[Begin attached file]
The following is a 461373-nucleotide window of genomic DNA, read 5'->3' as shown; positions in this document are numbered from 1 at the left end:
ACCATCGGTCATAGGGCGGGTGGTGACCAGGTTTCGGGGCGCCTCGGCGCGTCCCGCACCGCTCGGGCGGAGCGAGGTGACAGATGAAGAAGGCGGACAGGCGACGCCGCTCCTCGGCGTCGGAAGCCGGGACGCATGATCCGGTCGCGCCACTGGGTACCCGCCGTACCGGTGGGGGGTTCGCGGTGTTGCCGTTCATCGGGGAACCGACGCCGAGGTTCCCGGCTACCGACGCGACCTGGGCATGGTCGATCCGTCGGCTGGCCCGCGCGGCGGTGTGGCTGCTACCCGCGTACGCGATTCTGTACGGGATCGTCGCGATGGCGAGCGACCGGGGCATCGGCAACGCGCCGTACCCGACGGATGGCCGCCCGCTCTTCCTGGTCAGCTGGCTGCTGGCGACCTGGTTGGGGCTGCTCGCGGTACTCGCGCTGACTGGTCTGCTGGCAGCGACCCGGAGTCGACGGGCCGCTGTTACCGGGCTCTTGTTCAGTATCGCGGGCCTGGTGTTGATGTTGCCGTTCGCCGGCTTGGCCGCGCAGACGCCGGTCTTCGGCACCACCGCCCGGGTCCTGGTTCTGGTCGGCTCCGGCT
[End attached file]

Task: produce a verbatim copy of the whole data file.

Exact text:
The following is a 461373-nucleotide window of genomic DNA, read 5'->3' as shown; positions in this document are numbered from 1 at the left end:
ACCATCGGTCATAGGGCGGGTGGTGACCAGGTTTCGGGGCGCCTCGGCGCGTCCCGCACCGCTCGGGCGGAGCGAGGTGACAGATGAAGAAGGCGGACAGGCGACGCCGCTCCTCGGCGTCGGAAGCCGGGACGCATGATCCGGTCGCGCCACTGGGTACCCGCCGTACCGGTGGGGGGTTCGCGGTGTTGCCGTTCATCGGGGAACCGACGCCGAGGTTCCCGGCTACCGACGCGACCTGGGCATGGTCGATCCGTCGGCTGGCCCGCGCGGCGGTGTGGCTGCTACCCGCGTACGCGATTCTGTACGGGATCGTCGCGATGGCGAGCGACCGGGGCATCGGCAACGCGCCGTACCCGACGGATGGCCGCCCGCTCTTCCTGGTCAGCTGGCTGCTGGCGACCTGGTTGGGGCTGCTCGCGGTACTCGCGCTGACTGGTCTGCTGGCAGCGACCCGGAGTCGACGGGCCGCTGTTACCGGGCTCTTGTTCAGTATCGCGGGCCTGGTGTTGATGTTGCCGTTCGCCGGCTTGGCCGCGCAGACGCCGGTCTTCGGCACCACCGCCCGGGTCCTGGTTCTGGTCGGCTCCGGCT